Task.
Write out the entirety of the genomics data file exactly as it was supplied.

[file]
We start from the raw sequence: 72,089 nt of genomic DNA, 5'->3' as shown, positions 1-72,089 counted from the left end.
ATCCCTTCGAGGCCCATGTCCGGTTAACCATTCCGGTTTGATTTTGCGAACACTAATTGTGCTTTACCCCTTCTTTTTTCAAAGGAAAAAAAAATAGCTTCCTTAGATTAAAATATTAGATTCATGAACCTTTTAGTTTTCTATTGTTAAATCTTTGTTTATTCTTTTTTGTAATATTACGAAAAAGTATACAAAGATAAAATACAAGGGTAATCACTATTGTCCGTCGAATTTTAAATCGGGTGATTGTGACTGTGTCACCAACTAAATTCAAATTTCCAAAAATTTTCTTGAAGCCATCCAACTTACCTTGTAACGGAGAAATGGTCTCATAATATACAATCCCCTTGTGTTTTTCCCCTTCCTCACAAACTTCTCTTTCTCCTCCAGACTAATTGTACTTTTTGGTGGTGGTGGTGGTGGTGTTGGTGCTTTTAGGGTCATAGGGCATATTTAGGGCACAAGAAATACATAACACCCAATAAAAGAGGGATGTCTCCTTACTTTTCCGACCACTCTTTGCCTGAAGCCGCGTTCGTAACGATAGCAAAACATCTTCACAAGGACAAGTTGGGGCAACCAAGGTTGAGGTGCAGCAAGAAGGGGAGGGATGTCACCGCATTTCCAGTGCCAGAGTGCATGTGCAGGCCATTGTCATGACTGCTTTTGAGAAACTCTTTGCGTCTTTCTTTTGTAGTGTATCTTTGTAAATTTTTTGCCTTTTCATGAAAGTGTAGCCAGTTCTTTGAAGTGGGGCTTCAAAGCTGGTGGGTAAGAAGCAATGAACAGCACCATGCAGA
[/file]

We start from the raw sequence: 72,089 nt of genomic DNA, 5'->3' as shown, positions 1-72,089 counted from the left end.
ATCCCTTCGAGGCCCATGTCCGGTTAACCATTCCGGTTTGATTTTGCGAACACTAATTGTGCTTTACCCCTTCTTTTTTCAAAGGAAAAAAAAATAGCTTCCTTAGATTAAAATATTAGATTCATGAACCTTTTAGTTTTCTATTGTTAAATCTTTGTTTATTCTTTTTTGTAATATTACGAAAAAGTATACAAAGATAAAATACAAGGGTAATCACTATTGTCCGTCGAATTTTAAATCGGGTGATTGTGACTGTGTCACCAACTAAATTCAAATTTCCAAAAATTTTCTTGAAGCCATCCAACTTACCTTGTAACGGAGAAATGGTCTCATAATATACAATCCCCTTGTGTTTTTCCCCTTCCTCACAAACTTCTCTTTCTCCTCCAGACTAATTGTACTTTTTGGTGGTGGTGGTGGTGGTGTTGGTGCTTTTAGGGTCATAGGGCATATTTAGGGCACAAGAAATACATAACACCCAATAAAAGAGGGATGTCTCCTTACTTTTCCGACCACTCTTTGCCTGAAGCCGCGTTCGTAACGATAGCAAAACATCTTCACAAGGACAAGTTGGGGCAACCAAGGTTGAGGTGCAGCAAGAAGGGGAGGGATGTCACCGCATTTCCAGTGCCAGAGTGCATGTGCAGGCCATTGTCATGACTGCTTTTGAGAAACTCTTTGCGTCTTTCTTTTGTAGTGTATCTTTGTAAATTTTTTGCCTTTTCATGAAAGTGTAGCCAGTTCTTTGAAGTGGGGCTTCAAAGCTGGTGGGTAAGAAGCAATGAACAGCACCATGCAGA